Egbukichi et al v. Wells Fargo Bank, NA, No. 3:2015cv02033 - Document 42 (D. Or. 2017)

Court Description: Opinion and Order - Defendant's Motion to Dismiss Plaintiffs' Amended Complaint or, Alternatively, to Strike Allegations (ECF 33 ) is DENIED. Signed on 3/29/2017 by Judge Michael H. Simon. (mja)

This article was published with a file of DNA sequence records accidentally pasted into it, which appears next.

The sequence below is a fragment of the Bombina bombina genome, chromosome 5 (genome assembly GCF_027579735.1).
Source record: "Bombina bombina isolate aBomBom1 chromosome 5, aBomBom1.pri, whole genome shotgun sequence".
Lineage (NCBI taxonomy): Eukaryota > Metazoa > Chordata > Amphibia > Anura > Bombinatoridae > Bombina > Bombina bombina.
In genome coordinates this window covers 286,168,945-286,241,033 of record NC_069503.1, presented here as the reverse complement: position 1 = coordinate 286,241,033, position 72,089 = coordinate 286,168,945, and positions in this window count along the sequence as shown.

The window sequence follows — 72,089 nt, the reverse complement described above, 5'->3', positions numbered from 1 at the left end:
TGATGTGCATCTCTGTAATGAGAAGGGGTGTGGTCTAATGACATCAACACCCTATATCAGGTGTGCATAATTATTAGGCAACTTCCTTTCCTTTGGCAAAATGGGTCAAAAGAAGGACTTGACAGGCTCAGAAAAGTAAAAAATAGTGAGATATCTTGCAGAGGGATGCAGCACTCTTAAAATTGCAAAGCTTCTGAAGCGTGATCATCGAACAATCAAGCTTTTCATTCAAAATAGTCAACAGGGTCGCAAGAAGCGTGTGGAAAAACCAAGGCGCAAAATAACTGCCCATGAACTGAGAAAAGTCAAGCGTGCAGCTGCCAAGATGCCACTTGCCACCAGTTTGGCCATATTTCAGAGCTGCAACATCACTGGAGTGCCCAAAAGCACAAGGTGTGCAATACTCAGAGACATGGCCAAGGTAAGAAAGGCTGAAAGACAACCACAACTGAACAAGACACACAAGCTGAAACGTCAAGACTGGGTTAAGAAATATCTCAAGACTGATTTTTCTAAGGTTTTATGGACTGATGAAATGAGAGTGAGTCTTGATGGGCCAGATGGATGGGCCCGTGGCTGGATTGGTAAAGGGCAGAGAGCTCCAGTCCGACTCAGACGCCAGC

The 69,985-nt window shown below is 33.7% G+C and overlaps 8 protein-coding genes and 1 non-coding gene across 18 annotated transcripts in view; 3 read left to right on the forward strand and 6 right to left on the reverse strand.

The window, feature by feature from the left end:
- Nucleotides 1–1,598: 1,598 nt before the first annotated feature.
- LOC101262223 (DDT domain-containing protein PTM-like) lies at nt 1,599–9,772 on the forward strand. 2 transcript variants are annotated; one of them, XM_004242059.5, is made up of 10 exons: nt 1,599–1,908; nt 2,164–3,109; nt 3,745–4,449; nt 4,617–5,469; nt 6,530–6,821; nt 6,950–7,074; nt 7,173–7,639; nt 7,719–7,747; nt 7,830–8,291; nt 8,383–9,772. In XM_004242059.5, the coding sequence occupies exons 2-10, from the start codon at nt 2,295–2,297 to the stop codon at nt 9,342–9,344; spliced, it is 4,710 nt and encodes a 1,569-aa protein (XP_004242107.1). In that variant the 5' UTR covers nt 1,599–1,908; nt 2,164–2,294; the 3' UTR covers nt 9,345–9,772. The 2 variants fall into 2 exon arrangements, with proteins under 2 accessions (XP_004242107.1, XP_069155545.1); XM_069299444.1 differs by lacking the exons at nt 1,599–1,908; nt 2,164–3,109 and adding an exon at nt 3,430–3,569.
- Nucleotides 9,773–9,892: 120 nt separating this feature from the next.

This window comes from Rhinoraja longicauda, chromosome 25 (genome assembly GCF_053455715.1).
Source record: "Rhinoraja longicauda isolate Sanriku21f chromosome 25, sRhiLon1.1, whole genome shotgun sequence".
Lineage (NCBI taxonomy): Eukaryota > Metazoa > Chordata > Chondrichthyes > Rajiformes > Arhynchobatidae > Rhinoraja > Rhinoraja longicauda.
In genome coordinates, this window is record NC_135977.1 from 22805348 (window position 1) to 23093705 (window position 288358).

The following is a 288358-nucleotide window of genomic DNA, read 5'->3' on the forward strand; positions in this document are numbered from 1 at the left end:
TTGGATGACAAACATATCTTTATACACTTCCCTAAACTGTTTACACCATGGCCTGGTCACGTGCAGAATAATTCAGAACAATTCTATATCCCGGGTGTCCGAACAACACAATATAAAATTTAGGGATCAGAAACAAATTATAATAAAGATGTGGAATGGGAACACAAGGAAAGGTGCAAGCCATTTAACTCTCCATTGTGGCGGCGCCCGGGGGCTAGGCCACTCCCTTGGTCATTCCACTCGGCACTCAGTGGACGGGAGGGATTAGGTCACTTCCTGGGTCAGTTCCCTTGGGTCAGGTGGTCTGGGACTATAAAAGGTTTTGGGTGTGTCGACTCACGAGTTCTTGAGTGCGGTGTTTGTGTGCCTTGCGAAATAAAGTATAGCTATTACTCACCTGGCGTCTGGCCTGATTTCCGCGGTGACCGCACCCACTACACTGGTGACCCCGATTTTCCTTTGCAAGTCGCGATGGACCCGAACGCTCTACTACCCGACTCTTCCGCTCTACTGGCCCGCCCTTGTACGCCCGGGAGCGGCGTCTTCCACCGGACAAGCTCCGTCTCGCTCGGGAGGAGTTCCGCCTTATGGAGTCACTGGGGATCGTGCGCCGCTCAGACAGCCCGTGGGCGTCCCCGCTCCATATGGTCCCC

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Egbukichi et al v. Wells Fargo Bank, NA Doc. 42 IN THE UNITED STATES DISTRICT COURT FOR THE DISTRICT OF OREGON NNAMDI EGBUKICHI and ELIZABETH EGBUKICHI, Case No. 3:15-cv-2033-SI OPINION AND ORDER Plaintiffs, v. WELLS FARGO BANK, NA, Defendant. Keith D. Karnes, KARNES LAW OFFICES, 1860 Hawthorne Avenue Northeast, Suite 10, Salem, Oregon, 97301. Of Attorneys for Plaintiffs. Philip S. Van Der Weele and Adam W. Holbrook, K&L GATES LLP, One Southwest Columbia Street, Suite 1900, Portland, Oregon, 97258. Of Attorneys for Defendant. Michael H. Simon, District Judge. Plaintiffs Nnamdi Egbukichi and Elizabeth Egbukichi bring this lawsuit against Defendant Wells Fargo Bank, NA, alleging violations of the Equal Credit Opportunity Act, 15 U.S.C. § 1691 et seq., (“ECOA”) and the Fair Housing Act, 42 U.S.C. § 3601 et seq., (“FHA”). In Plaintiffs’ original complaint, they argued that they qualified for a modification of their loan with Defendant under the Home Affordable Modification Program (“HAMP”), but failed to PAGE 1 – OPINION AND ORDER Dockets.Justia.com allege that Defendant had discriminated against them on the basis of race.1 Defendant moved to dismiss for failure to state a claim, and the Court granted Defendant’s motion with leave to replead. Plaintiffs filed an Amended Complaint, alleging that Defendant unlawfully discriminated against Plaintiffs due to their race when Defendant, on several occasions, refused to modify Plaintiffs’ loan under HAMP. Plaintiffs seek compensatory damages, punitive damages, and attorney’s fees. Defendant moves to dismiss Plaintiffs’ Amended Complaint for failure to state a claim and in the alternative moves to strike Plaintiffs’ allegations regarding unidentified, similarly situated white applicants and Defendant’s pattern and practice of discrimination. For the reasons stated below, the Court denies Defendant’s motion to dismiss and alternative motion to strike. STANDARDS A motion to dismiss for failure to state a claim may be granted only when there is no cognizable legal theory to support the claim or when the complaint lacks sufficient factual allegations to state a facially plausible claim for relief. Shroyer v. New Cingular Wireless Servs., Inc., 622 F.3d 1035, 1041 (9th Cir. 2010). In evaluating the sufficiency of a complaint’s factual allegations, the court must accept as true all well-pleaded material facts alleged in the complaint and construe them in the light most favorable to the non-moving party. Wilson v. HewlettPackard Co., 668 F.3d 1136, 1140 (9th Cir. 2012); Daniels-Hall v. Nat’l Educ. Ass’n, 629 F.3d 992, 998 (9th Cir. 2010). To be entitled to a presumption of truth, allegations in a complaint “may not simply recite the elements of a cause of action, but must contain sufficient allegations 1 HAMP is a federally initiated loan modification program through the United States Department of Housing and Urban Development designed to lower monthly payments for people cannot make current monthly payments due to financial hardship. See HOME AFFORDABLE MODIFICATION PROGRAM: OVERVIEW, https://www.hmpadmin.com/portal/programs/hamp.jsp#1 (last visited Mar. 29, 2017). PAGE 2 – OPINION AND ORDER of underlying facts to give fair notice and to enable the opposing party to defend itself effectively.” Starr v. Baca, 652 F.3d 1202, 1216 (9th Cir. 2011). All reasonable inferences from the factual allegations must be drawn in favor of the plaintiff. Newcal Indus. v. Ikon Office Solution, 513 F.3d 1038, 1043 n.2 (9th Cir. 2008). The court need not, however, credit the plaintiff’s legal conclusions that are couched as factual allegations. Ashcroft v. Iqbal, 556 U.S. 662, 678-79 (2009). A complaint must contain sufficient factual allegations to “plausibly suggest an entitlement to relief, such that it is not unfair to require the opposing party to be subjected to the expense of discovery and continued litigation.” Starr, 652 F.3d at 1216. “A claim has facial plausibility when the plaintiff pleads factual content that allows the court to draw the reasonable inference that the defendant is liable for the misconduct alleged.” Iqbal, 556 U.S. at 678 (citing Bell Atl. Corp. v. Twombly, 550 U.S. 544, 556 (2007)). BACKGROUND Plaintiffs, husband and wife, are of African descent and owners of real property (“the Property”) that served as collateral for the loan that is the subject of this lawsuit. Second Am. Compl. (ECF 20) ¶¶ 3, 5. On June 25, 2008, Plaintiffs purchased the Property. Id. at ¶ 6. To finance their purchase, Plaintiffs borrowed $393,820 from Northwest Mortgage Group, Inc., signed a promissory note (“the Note”), and signed a trust deed to guarantee repayment. Id. at ¶ 7. By January 2010, Plaintiffs were in default on the Note, and Defendant had been assigned the right to service the Note. Id. at ¶¶ 8-9. On or about February 26, 2010, Plaintiffs requested that Defendant modify Plaintiffs’ obligations on the Note. Id. at ¶ 10. On April 7, 2010, Defendant offered to modify Plaintiffs’ obligations on certain specified terms. Id. at ¶ 11. In September 2010, Defendant was assigned Plaintiffs’ Deed of Trust and employed Northwest PAGE 3 – OPINION AND ORDER Trustee Services, Inc. to conduct a non-judicial foreclosure on Plaintiffs’ interest in the Property.2 Id. at ¶¶ 12-13. On or about October 25, 2010, Plaintiffs requested a HAMP modification from Defendant. Id. at ¶ 14. Defendant denied the request on November 29, 2010, but offered Plaintiffs a forbearance agreement on certain specified terms. Id. at ¶ 16. On or about March 30, 2011, and June 20, 2011, Plaintiffs made additional requests for a HAMP modification of their loan. Id. at ¶ 17. Defendant denied both requests. Id. at ¶ 19. In denying Plaintiffs’ HAMP modification request, Defendant explained that based upon the documentation provided by Plaintiffs, Defendant could not create an affordable mortgage payment that met the requirements of the HAMP program. Id. at ¶ 20. In November 2011, Defendant filed a judicial foreclosure action against Plaintiffs’ interest in the Property. Id. at ¶ 22. In April 2014, Defendant voluntarily dismissed that action. Id. at ¶ 23. In 2015, Defendant threatened to bring a non-judicial foreclosure against Plaintiffs and began the mediation process that is required under Oregon foreclosure law. Id. at ¶ 25. 2 A deed of trust, or trust deed, is a deed executed under the Oregon Trust Deed Act (“OTDA”), Or. Rev. Stat. §§ 86.705 et seq.,, that “conveys an interest in real property to a trustee in trust to secure the performance of an obligation the grantor or other person named in the deed owes to a beneficiary.” Or. Rev. Stat. § 86.705(8). When a person borrows money to purchase a home in Oregon, the loan usually is memorialized in a promissory note. The borrower and lender also typically enter into a separately-memorialized security agreement—a mortgage or, more commonly in Oregon, a trust deed. Brandrup v. ReconTrust Co., 353 Or. 668, 675 (2013). Oregon subscribes to the lien theory of mortgages. Thus, in Oregon, in the traditional security arrangement—the mortgage—the borrower conveys to the lender a lien on the property to secure the borrower’s promise to repay. If the borrower defaults on the note, the lender or the lender’s successor in interest may exercise its right to sell the property to satisfy the obligation, but must do so by bringing a judicial action against the borrower. Id. at 676. The OTDA was enacted in 1959 to provide an alternative to judicial foreclosures. The nonjudicial alternative is available when the parties use a trust deed to secure the loan. A trust deed creates a lien on real property to secure an underlying obligation in the event of a default. The OTDA permits the trustee appointed under a trust deed to advertise and sell the property to the highest bidder without judicial involvement. Id. PAGE 4 – OPINION AND ORDER During mediation, Plaintiffs again requested and were again denied a HAMP modification. Id. at ¶ 29. Plaintiffs allege that at all relevant times they were qualified for a HAMP modification on their loan and that in 2015 an employee of Defendant admitted that Plaintiffs were qualified for a HAMP modification. Id. at ¶¶ 15, 18, 27, 29. Plaintiffs also allege that Defendant refused to consider all of Plaintiffs’ income when evaluating the HAMP modification requests and improperly billed Plaintiffs for fees and costs for the various foreclosure actions that it began but did not complete. Id. at ¶¶ 21, 28. Plaintiffs further allege that Defendant discriminated against Plaintiffs because of their race when it denied their HAMP modification. Id. at ¶ 29. Plaintiffs also allege that Defendant provided HAMP modifications to similarly situated white applicants around the same time that Defendant denied Plaintiffs’ request for modification. Id. at ¶ 30. Finally, Plaintiffs allege that Defendant has a pattern and practice of discriminating against racial minorities and is under a consent decree with the United States based on a past history of racial discrimination. Id. at ¶ 31. DISCUSSION Because the allegations that Defendant moves to strike are pertinent to the sufficiency of Plaintiffs’ ECOA and FHA claims, the Court addresses Defendant’s alternative motion first. A. Defendant’s Motion to Strike Plaintiffs’ Allegations Federal Rule of Civil Procedure (“FRCP”) 12(f) allows a court to “strike from a pleading an insufficient defense or any redundant, immaterial, impertinent, or scandalous matter.” Defendant argues that two of Plaintiffs’ allegations are either immaterial or impertinent and should be stricken. Specifically, Defendant argues that (1) Plaintiffs’ allegation that similarly situated white applicants were approved while Plaintiffs’ was denied is conclusory, and PAGE 5 – OPINION AND ORDER (2) Defendant’s consent decree with the United States—which Plaintiffs claim is evidence of Defendant’s intent to discriminate against Plaintiffs because of their race—is irrelevant. 1. Similarly Situated White Applicants Plaintiffs allege that Defendant provided HAMP modifications to similarly situated white applicants around the same time that Defendant denied Plaintiffs’ request for a HAMP modification. Defendant argues that because Plaintiff does not identify or provide examples or details of any similarly situated white applicants who Defendant approved for a HAMP modification, the Court should strike Plaintiffs’ allegation from the Complaint to preclude discovery on that issue. The Court disagrees that this allegation is irrelevant or impertinent. Plaintiffs allege that they are African-American and that they were qualified for a HAMP loan modification but were denied on the basis of their race. Plaintiffs also allege that “white applicants of similar qualifications” were approved for loan modifications around the same time that Plaintiffs were denied. The alleged fact that the white applicants were as similarly qualified for a HAMP modification as Plaintiffs makes them similarly situated to Plaintiffs for purposes of Plaintiffs’ claims. The allegation that the white applicants were approved while Plaintiffs were denied is relevant to Plaintiffs’ allegation that Defendant discriminated against them on the basis of race. The Court also rejects Defendant’s argument that Plaintiffs must specifically identify the purported similarly qualified white applicants at this stage of the litigation. Although potentially important at summary judgment or trial, the Court finds such specificity is not required in the complaint at the pleading stage and Plaintiffs’ allegations are sufficient to survive a motion to dismiss. See Cooper v. Cate, 2011 WL 5554321, at *11 (E.D. Cal. Nov. 15, 2011) (denying a motion to dismiss in an age discrimination case where the plaintiff alleged that the defendant “treated employees with [plaintiff’s] rank and classification who were substantially younger than PAGE 6 – OPINION AND ORDER she more favorably that it treated her, including but not limited to, not redirecting them to out of class positions”); Marziano v. Cty. of Marin, 2010 WL 3895528, at *9 (N.D. Cal. Oct. 4, 2010) (concluding in an employment discrimination case that “a general statement that similarly situated employees were treated more favorably . . . with respect to a specific employment action” is enough to survive a motion to dismiss); see also Frank v. Potter, 2009 WL 2982876, at *7 (S.D. Ohio Sept. 15, 2009) (rejecting the defendant’s “critique[ ]” of the plaintiff’s claims “on the basis that [the plaintiff] has ‘failed to allege a single similarly-situated individual’” because the court “does not find a requirement at the pleadings stage that Plaintiff name names”). Similarly, here Plaintiffs meet the FHA pleading standard by alleging that Defendant discriminated against Plaintiffs on the basis of their race by denying them a loan modification for which they were qualified and that similarly situated white applicants were approved. Thus, Plaintiffs have “give[n] the defendant fair notice of what the plaintiff[s’] claim is and the grounds upon which it rests,” and need not “adduce a prima facie claim in the complaint itself— before discovery, often necessary to uncover a trail of evidence regarding the defendants’ intent in undertaking allegedly discriminatory action, has taken place.” Edwards v. Marin Park, Inc., 356 F.3d 1058, 1061 (9th Cir. 2004). The cases that Defendant cites are unpersuasive. The Court declines to follow the passing comment in Domingo v. Donohue that the plaintiff “provided no examples of similarly situated employees outside of his protected class.” 2014 WL 605485 at *10 (N.D. Cal. 2014). As noted, the Court does not find that such specific examples are required at the pleading stage. Further, unlike the plaintiffs in Grimes v. Fremont Gen. Corp, Plaintiffs timely filed their complaint and alleged that they were qualified for the loans they were denied. 785 F. Supp. 2d 269, 292 n.33 (S.D.N.Y. 2011) (dismissing the complaint as time-barred and noting that the claims also would PAGE 7 – OPINION AND ORDER fail on the merits in part because the plaintiffs failed to allege that they were qualified for fairlyadministered loans). 2. Consent Decree Plaintiffs also allege that Defendant has exhibited a pattern and practice of discriminating against racial minorities and that it is currently “under a consent decree with the United States due to its past history of discrimination.” Second Am. Compl. ¶ 31. Plaintiffs do not raise a pattern-and-practice claim in this lawsuit.3 Instead, Plaintiffs allege that Defendant’s past history of discrimination is circumstantial evidence of Defendant’s intent to discriminate against Plaintiffs based on their race. In a motion to dismiss, all material facts are accepted as true and construed in the light most favorable to the non-moving party. Wilson, 668 F.3d at 1140; see also Starr, 652 F.3d at 1216 (noting that if a defendant is fairly notified of the facts underlying the allegation “to enable [it] to defend itself effectively” the allegation will be entitled to a presumption of truth). Incidents occurring outside of the limitations period are not actionable, but evidence of those incidents may be admitted as relevant background evidence to support a related timely claim, or as evidence of motive. See Nat’l R.R. Passenger Corp. v. Morgan, 536 U.S. 101, 113 (2002).4 3 As addressed in the previous motion to dismiss (ECF 19), for a pattern-and-practice claim to be sufficiently pleaded, the relevant question is not whether Defendant engaged in a pattern of discriminating against Plaintiffs, but whether Defendant had a widespread and systemic pattern and practice of discrimination against a number of similarly situated people. See Cherosky v. Henderson, 330 F.3d 1243, 1247 (9th Cir. 2003) (“As the Supreme Court explained, pattern-or-practice claims cannot be based on ‘sporadic discriminatory acts’ but rather must be based on discriminatory conduct that is widespread throughout a company or that is a routine and regular part of the workplace.” (citing Int’l Bhd. of Teamsters v. United States, 431 U.S. 324, 336 (1977))). Plaintiffs do not make such an allegation here. “Although Morgan involved Title VII of the Civil Rights Act of 1964, the Supreme Court’s analysis of the continuing violations doctrine is not limited to Title VII actions. It applies with equal force . . . to actions arising under other civil rights laws.” Cherosky v. Henderson, 330 F.3d 1243, 1246 n.3 (9th Cir. 2003) (applying Morgan’s analysis of the continuing violations 4 PAGE 8 – OPINION AND ORDER Such incidents are relevant to determining whether a plaintiff adequately states a claim for relief. Because Plaintiffs’ factual allegation enabled Defendant to defend itself—Defendant submitted the consent decree as an exhibit to its motion to dismiss and argued that it was irrelevant— Plaintiffs’ factual allegation, that Defendant has routinely discriminated against minorities, is entitled to a presumption of truth. As alleged, the existence of the consent decree is relevant to Plaintiffs’ claim of racial bias. It is relevant to show motive and intent. That is all that is required of a factual allegation in a complaint.5 B. The ECOA Claim Under the ECOA, “[i]t shall be unlawful for any creditor to discriminate against any applicant, with respect to any aspect of a credit transaction . . . on the basis of race.” 15 U.S.C. § 1691(a)(1) (emphasis added). Defendant moves to dismiss Plaintiffs’ ECOA claims because (1) Plaintiffs failed to identify the specific protected class underlying the dispute; and (2) Plaintiffs failed to allege that Plaintiffs were discriminated against “on the basis” of a protected ground. Plaintiffs respond that they have properly alleged all the elements of an ECOA claim as required by courts, namely that they have alleged that (1) they are members of a protected class as African Americans; (2) they applied for the HAMP loan modification in 2010, 2011, and 2015; (3) they were qualified for the HAMP loan modification; and (4) Defendant denied the HAMP loan modification on each occasion despite Plaintiffs’ qualification. doctrine to the Rehabilitation Act); see also Cmty. House, Inc. v. City of Boise, 490 F.3d 1041, 1048 n.3 (9th Cir. 2007) (applying Morgan to FHA discrimination claims); Colquitt v. Mfrs. & Traders Tr. Co., 144 F. Supp. 3d 1219, 1225-26 (D. Or. 2015) (applying Morgan to FHA discrimination claims based on alleged discriminatory loan modification denials). By contrast, Plaintiffs do not allege any facts in their complaint relating to Defendant’s officers’ purported recent public statements that Plaintiffs quote in their response. Those statements are therefore irrelevant and not considered for purposes of this motion. 5 PAGE 9 – OPINION AND ORDER In the context of an FHA claim, the Ninth Circuit has instructed that pleadings “should be judged by the statutory elements of [a] claim rather than the structure of the prima facie case.” Gilligan v. Jamco Dev’t Corp., 108 F.3d 246, 250 (9th Cir. 1997). The Third Circuit recently noted that with FHA and ECOA claims, “parties argue about whether the . . . complaint establishes a prima facie case under these statutes, but that is not the focus at the Rule 12(b)(6) stage, as the prima facie case is an evidentiary standard.” Shahin v. PNC Bank, 625 F. App’x 68, 70 (3d Cir. 2015). In Shahin, the court dismissed the plaintiff’s claims because “the complaint does not plausibly indicate that [the defendant] declined to provide a loan for any discriminatory reason.” Id. at 70-71. The FHA, similar to the ECOA, requires that the challenged housing decisions be “because of”6 a protected status. The pleading requirements for other civil rights discrimination and retaliation statutes also include that the allegedly wrongful conduct was done because of protected status or conduct, or that persons who are not members of a protected class were treated better than persons who are members of the protected class. See, e.g., McGary v. City of Portland, 386 F.3d 1259, 1265 (9th Cir. 2004) (Americans with Disabilities Act); Villiarimo v. Aloha Island Air, Inc., 281 F.3d 1054, 1064 (9th Cir. 2002) (Title VII retaliation); Jeter v. Hozhoni Found., 2013 WL 4431096, at *1 (D. Ariz. Aug. 16, 2013) (Age Discrimination in Employment Act). Thus, to state a claim for violations of ECOA, a plaintiff must allege facts that plausibly suggest: (1) the plaintiff was a member of a protected class; (2) the plaintiff applied for credit from the defendant; and (3) the plaintiff was denied credit on the basis of his or her protected 6 For purposes of this analysis, the Court does not find a material difference between “because of” and “on the basis of” in the context of pleading discrimination. The Court is not addressing at this time any difference that may arise relating to “but for” versus “mixed motive” causation standards. PAGE 10 – OPINION AND ORDER class. Facts that might plausibly suggest that the denial of credit was because of or on the basis of an applicant’s protected status may include: (1) that the applicant was qualified to receive credit and was denied credit despite being qualified; (2) facts demonstrating discriminatory animus or treatment by the defendant; or (3) that persons not within the protected class were granted extensions of credit by the defendant. Pleading such facts does not replace the requirement that a plaintiff plead that the alleged denial of credit was on the basis of the plaintiff’s protected status. Plaintiffs have alleged sufficient facts to support these allegations. Plaintiffs allege that they are African American. Thus, they are members of a protected class. Plaintiffs also allege that they were qualified for a HAMP modification, and that Defendant discriminated against Plaintiffs by denying their requests for HAMP modifications and refusing to consider all of their income, despite Defendant’s acknowledgement that Plaintiffs were qualified for a modification. Plaintiffs also specifically allege that Defendant denied them a HAMP modification “due to their race.” This allegation cures the deficiency identified by the Court in Plaintiffs’ original complaint. Moreover, in their Amended Complaint, Plaintiffs allege additional facts that support their claim that Defendant denied them credit based on their protected status, namely that Defendant approved similarly qualified white applicants and Defendant has a pattern and practice of discriminating against minorities. C. The FHA Claim Plaintiffs argue that Defendant’s HAMP modification denials also violate the FHA. Under the FHA, it is “unlawful for any person or other entity whose business includes engaging in residential real estate-related transactions to discriminate against any person in making available such a transaction, or in the terms or conditions of such a transaction, because of race.” 42 U.S.C. § 3605. Similar to its motion against Plaintiffs’ ECOA claim, Defendant also PAGE 11 – OPINION AND ORDER moves to dismiss Plaintiffs’ FHA claim arguing that Plaintiffs fail to sufficiently allege that Defendant denied Plaintiffs’ loan modification on the basis of their race. The FHA creates a private right of action for an “aggrieved person” subjected to “an alleged discriminatory housing practice.” 42 U.S.C. § 3613(a)(1)(A). “Aggrieved person” is defined to include any person who “claims to have been injured by a discriminatory housing practice.” 42 U.S.C. § 3602(i)(1). A “discriminatory housing practice” is any act made unlawful under 42 U.S.C. §§ 3604, 3605, 3607, or 3617. 42 U.S.C. § 3602(f). Under § 3605, it is unlawful for a person engaged in residential real estate transactions to discriminate against any person “because of race.” The Ninth Circuit has instructed that the “threshold for pleading discrimination claims under the [FHA] is low.” McGary, 386 F.3d at 1262. In McGary, the Ninth Circuit reiterated that it has explicitly applied the pleading requirements stated in the Supreme Court’s decision in Swierkiewicz v. Sorema N.A., 534 U.S. 506, 512 (2002), to FHA claims. McGary, 386 F.3d at 1262 (citing Gilligan, 108 F.3d at 248-49). In Gilligan, the Ninth Circuit held that for claims alleging violations of the FHA there is a “powerful presumption against rejecting pleadings for failure to state a claim.” 108 F.3d at 249 (quotation marks and citation omitted). Finally, the Supreme Court has recognized the FHA’s “broad and inclusive compass” and has instructed courts to accord a “generous construction to the Act’s complaint-filing provision.” City of Edmonds v. Oxford House, Inc., 514 U.S. 725, 731 (1995). Plaintiffs allege that Defendant “discriminated against Plaintiffs due to their race by refusing to modify Plaintiffs’ loan under HAMP, despite the fact that Plaintiffs qualified for a HAMP modification.” Second Am. Compl. ¶ 29. Considering the generous FHA complaint construction standards directed by the Ninth Circuit, the Court finds that Plaintiffs have PAGE 12 – OPINION AND ORDER sufficiently alleged that they were discriminated against “because of their race” in connection with Defendant’s denial of Plaintiffs’ 2015 HAMP modification request. Plaintiffs’ allegations regarding similarly situated white applicants and Defendant’s consent decree further support this claim for relief. CONCLUSION Defendant’s Motion to Dismiss Plaintiffs’ Amended Complaint or, Alternatively, to Strike Allegations (ECF 33) is DENIED. IT IS SO ORDERED. DATED this 29th day of March, 2017. /s/ Michael H. Simon Michael H. Simon United States District Judge PAGE 13 – OPINION AND ORDER